As cafes and office canteens shuttered worldwide due to the coronavirus pandemic, coffee growers feared 2020 would be a bitter year for business.

But the sector was saved from ruin by a blend of rising home consumption, good prices, and better-than-expected production yields in some countries.

Synonymous with social interactions from business meetings to first dates, coffee too has been confined to the home for much of the last year, as millions of people worked from houses and apartments, still needing their caffeine fix.

As people became their own domestic baristas, supermarket sales partly made up for revenue lost to takeaway and sit-down coffees, with overall global sales falling by a less-than-expected 2.4 percent.

This despite flight bans severely disrupting product movement and harvests.

According to the International Coffee Organization (IOC) in London, some 168.68 million bags of beans were harvested in the "coffee year" that ran from October 2019 to September 2020.

This was slightly more than the 164.53 million bags of coffee beans guzzled over the same period -- the third year in a row of production exceeding consumption.

A projected 1.9-percent increase in global production in the 2020/21 year will yield an excess of 5.27 million bags, as out-of-home consumption of the beverage is likely to remain lower than usual, said the IOC.

With more supply than demand, this could spell a period of lower prices in a volatile market also swayed by harvest predictions and futures speculation.

As consumption and exports dropped due to global epidemic restrictions, coffee growers' incomes varied dramatically depending on their countries' currency exchange rate to the dollar.

The international price offered some buffering.

Arabica coffee, the world's most popular cultivar, traded on the New York Stock Exchange at an average $1.10 per pound, an improvement on 2019 when it was trading at less than a dollar.

Brazil, the world's biggest coffee exporter, was a big winner -- to its higher production was added a 29-percent depreciation of the real, making its product cheaper and boosting demand.

In Colombia, the world's third-largest coffee producer, some 540,000 bean-growing families benefited from a 4.7-percent depreciation of the peso, despite a drop in exports.

A man harvests coffee in the Santuario municipality, Risaralda department, Colombia, in May 2019
A man harvests coffee in the Santuario municipality, Risaralda department, Colombia, in May 2019 AFP / Raul ARBOLEDA

Production fell too, but the value of Colombia's 2020 harvest was about nine trillion pesos ($2.6 billion) -- the highest in 20 years and up 25 percent from 2019, according to the country's coffee federation.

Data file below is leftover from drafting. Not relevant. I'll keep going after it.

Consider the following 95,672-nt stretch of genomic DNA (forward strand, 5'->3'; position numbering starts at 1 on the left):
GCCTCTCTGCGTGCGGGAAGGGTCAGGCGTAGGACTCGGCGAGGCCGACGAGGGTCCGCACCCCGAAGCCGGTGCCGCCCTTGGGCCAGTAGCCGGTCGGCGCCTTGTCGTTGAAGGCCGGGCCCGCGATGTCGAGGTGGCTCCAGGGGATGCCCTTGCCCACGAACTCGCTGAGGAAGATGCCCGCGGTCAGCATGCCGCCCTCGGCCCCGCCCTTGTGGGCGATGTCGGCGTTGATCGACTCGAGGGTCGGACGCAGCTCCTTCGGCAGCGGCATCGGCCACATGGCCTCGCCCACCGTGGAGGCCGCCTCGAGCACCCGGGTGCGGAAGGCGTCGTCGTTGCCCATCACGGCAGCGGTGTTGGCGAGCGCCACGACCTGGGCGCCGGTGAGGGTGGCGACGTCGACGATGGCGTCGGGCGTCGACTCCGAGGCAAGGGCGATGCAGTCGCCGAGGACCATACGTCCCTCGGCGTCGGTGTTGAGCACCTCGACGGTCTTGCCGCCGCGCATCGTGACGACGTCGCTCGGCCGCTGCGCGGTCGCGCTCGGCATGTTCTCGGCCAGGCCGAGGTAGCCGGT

"The price of coffee is volatile, it can change a lot and very quickly... but 2020 was extraordinary for current prices, without having been a bonanza," said economist and researcher Rodolfo Suarez, of the National University of Colombia.

On the New York and London exchanges, "futures" contracts for coffee are negotiated, guaranteeing a producer a price at the time of delivery.

But the price depends on brokers, who make billions of dollars in profits for investors while many coffee growers live in poverty.

According to Fernando Morales-De La Cruz of the Cafe for Change advocacy group, "the 2020 price of coffee in real terms was almost 70 percent less than the price of coffee in 1983, when it was $1.40.

Vietnam was one country not to have benefited from the unique trade conditions in 2020. It specializes in the Robusta bean.

Vietnam's harvest was lower than expected, "and the price, by virtue of having a currency controlled by the state, did not depreciate despite the pandemic," Carlos Mera, an analyst at Rabobank in London, told AFP.

Furthermore, "the price of sea freight from Vietnam almost tripled," he said.

"2020 was particularly good for Brazil, but not for other countries in terms of production," said Mera.

Brazil consolidated its position as the world's largest coffee exporter with a record harvest of 63 million 60-kilogramme (132-pound) bags -- 27 percent more than in 2019, according to the National Supply Company.

Nearly 80 percent of Brazilian coffee is of the Arabica variety, considered a higher quality than Robusta.

Most other countries had lower yields.

For about 20 coffee-producing countries in Africa, where Ethiopia is the biggest bean-grower by far, it was a year of ups and downs.

The continent "is very stable because there is a great distance between countries, different climates, they do not suffer so much from price (volatility) because there is more extensive production and lower fertilizer costs," said Mera.

Predictions are that Brazil and Vietnam will have smaller harvests in 2021 due to dry weather.

Brazil's lower output could benefit competitors Colombia, Ethiopia, and countries in Central America.